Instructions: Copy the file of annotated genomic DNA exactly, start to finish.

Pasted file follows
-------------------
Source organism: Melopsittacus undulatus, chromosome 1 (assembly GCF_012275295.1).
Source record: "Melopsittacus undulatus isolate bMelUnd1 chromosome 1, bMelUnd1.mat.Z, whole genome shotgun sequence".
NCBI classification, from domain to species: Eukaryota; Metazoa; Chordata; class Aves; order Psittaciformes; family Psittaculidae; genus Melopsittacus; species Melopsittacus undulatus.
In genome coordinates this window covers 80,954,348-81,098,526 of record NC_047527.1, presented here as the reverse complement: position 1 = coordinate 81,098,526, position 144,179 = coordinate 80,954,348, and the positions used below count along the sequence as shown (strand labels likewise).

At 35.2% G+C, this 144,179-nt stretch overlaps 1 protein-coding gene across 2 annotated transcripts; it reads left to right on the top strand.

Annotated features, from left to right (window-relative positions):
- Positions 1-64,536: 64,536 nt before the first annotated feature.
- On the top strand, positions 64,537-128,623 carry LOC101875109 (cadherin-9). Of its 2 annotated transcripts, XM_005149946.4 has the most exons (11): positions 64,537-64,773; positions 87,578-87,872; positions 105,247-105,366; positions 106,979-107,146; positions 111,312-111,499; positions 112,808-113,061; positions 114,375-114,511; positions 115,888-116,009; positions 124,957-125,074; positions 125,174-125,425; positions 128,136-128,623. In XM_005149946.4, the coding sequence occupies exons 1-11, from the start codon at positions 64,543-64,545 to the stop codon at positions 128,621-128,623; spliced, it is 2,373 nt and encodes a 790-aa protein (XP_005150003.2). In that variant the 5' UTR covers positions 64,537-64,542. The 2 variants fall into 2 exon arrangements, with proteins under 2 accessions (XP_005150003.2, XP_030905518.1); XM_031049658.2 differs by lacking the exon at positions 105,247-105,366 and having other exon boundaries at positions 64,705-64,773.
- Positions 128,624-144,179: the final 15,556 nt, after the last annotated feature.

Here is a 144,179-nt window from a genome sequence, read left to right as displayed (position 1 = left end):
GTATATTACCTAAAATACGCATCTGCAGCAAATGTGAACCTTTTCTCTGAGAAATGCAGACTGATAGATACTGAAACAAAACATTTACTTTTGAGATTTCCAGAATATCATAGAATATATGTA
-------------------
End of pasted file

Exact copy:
Source organism: Melopsittacus undulatus, chromosome 1 (assembly GCF_012275295.1).
Source record: "Melopsittacus undulatus isolate bMelUnd1 chromosome 1, bMelUnd1.mat.Z, whole genome shotgun sequence".
NCBI classification, from domain to species: Eukaryota; Metazoa; Chordata; class Aves; order Psittaciformes; family Psittaculidae; genus Melopsittacus; species Melopsittacus undulatus.
In genome coordinates this window covers 80,954,348-81,098,526 of record NC_047527.1, presented here as the reverse complement: position 1 = coordinate 81,098,526, position 144,179 = coordinate 80,954,348, and the positions used below count along the sequence as shown (strand labels likewise).

At 35.2% G+C, this 144,179-nt stretch overlaps 1 protein-coding gene across 2 annotated transcripts; it reads left to right on the top strand.

Annotated features, from left to right (window-relative positions):
- Positions 1-64,536: 64,536 nt before the first annotated feature.
- On the top strand, positions 64,537-128,623 carry LOC101875109 (cadherin-9). Of its 2 annotated transcripts, XM_005149946.4 has the most exons (11): positions 64,537-64,773; positions 87,578-87,872; positions 105,247-105,366; positions 106,979-107,146; positions 111,312-111,499; positions 112,808-113,061; positions 114,375-114,511; positions 115,888-116,009; positions 124,957-125,074; positions 125,174-125,425; positions 128,136-128,623. In XM_005149946.4, the coding sequence occupies exons 1-11, from the start codon at positions 64,543-64,545 to the stop codon at positions 128,621-128,623; spliced, it is 2,373 nt and encodes a 790-aa protein (XP_005150003.2). In that variant the 5' UTR covers positions 64,537-64,542. The 2 variants fall into 2 exon arrangements, with proteins under 2 accessions (XP_005150003.2, XP_030905518.1); XM_031049658.2 differs by lacking the exon at positions 105,247-105,366 and having other exon boundaries at positions 64,705-64,773.
- Positions 128,624-144,179: the final 15,556 nt, after the last annotated feature.

Here is a 144,179-nt window from a genome sequence, read left to right as displayed (position 1 = left end):
GTATATTACCTAAAATACGCATCTGCAGCAAATGTGAACCTTTTCTCTGAGAAATGCAGACTGATAGATACTGAAACAAAACATTTACTTTTGAGATTTCCAGAATATCATAGAATATATGTA